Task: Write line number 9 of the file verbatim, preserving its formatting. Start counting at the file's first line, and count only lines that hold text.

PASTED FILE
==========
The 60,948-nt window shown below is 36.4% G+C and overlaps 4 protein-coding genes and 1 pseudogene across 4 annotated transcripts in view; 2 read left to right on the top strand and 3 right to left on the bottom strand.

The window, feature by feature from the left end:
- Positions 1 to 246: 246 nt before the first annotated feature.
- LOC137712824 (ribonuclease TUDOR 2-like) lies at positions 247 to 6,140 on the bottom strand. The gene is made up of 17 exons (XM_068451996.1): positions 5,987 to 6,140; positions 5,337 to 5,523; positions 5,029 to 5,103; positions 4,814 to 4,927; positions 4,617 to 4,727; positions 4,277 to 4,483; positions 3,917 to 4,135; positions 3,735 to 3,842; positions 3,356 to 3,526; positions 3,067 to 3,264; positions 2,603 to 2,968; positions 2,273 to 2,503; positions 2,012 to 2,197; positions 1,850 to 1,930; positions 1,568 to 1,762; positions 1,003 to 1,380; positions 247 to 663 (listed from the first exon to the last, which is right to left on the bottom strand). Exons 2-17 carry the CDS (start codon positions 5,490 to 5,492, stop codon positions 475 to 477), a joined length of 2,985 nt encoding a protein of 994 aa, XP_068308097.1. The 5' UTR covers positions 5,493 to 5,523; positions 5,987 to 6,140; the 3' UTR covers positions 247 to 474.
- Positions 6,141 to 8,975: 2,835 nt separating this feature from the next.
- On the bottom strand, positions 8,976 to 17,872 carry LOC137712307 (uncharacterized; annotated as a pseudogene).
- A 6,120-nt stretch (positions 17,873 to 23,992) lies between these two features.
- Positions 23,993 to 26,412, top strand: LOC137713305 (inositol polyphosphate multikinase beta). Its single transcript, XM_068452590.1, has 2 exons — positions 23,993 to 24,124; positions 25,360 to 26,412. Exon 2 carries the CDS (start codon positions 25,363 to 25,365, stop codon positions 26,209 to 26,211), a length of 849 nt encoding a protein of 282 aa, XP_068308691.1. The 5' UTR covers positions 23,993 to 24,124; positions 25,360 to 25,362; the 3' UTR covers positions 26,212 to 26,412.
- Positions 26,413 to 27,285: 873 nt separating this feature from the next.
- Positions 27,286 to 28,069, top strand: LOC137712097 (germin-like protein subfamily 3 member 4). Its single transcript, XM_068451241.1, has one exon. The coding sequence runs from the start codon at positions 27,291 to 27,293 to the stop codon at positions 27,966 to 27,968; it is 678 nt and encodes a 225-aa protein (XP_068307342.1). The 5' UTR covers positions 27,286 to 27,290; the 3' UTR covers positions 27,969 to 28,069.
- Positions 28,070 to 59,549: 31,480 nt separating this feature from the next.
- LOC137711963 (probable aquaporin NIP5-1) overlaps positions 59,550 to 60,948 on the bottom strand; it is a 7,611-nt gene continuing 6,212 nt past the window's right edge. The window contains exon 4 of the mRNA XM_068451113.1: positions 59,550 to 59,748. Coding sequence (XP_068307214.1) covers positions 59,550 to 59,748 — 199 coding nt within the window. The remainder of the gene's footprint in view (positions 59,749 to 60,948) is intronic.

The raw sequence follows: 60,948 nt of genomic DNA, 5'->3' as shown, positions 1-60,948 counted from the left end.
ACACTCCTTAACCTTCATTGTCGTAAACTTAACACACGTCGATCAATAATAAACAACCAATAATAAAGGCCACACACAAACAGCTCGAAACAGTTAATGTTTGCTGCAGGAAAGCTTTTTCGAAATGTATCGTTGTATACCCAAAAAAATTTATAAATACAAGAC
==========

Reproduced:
- Positions 26,413 to 27,285: 873 nt separating this feature from the next.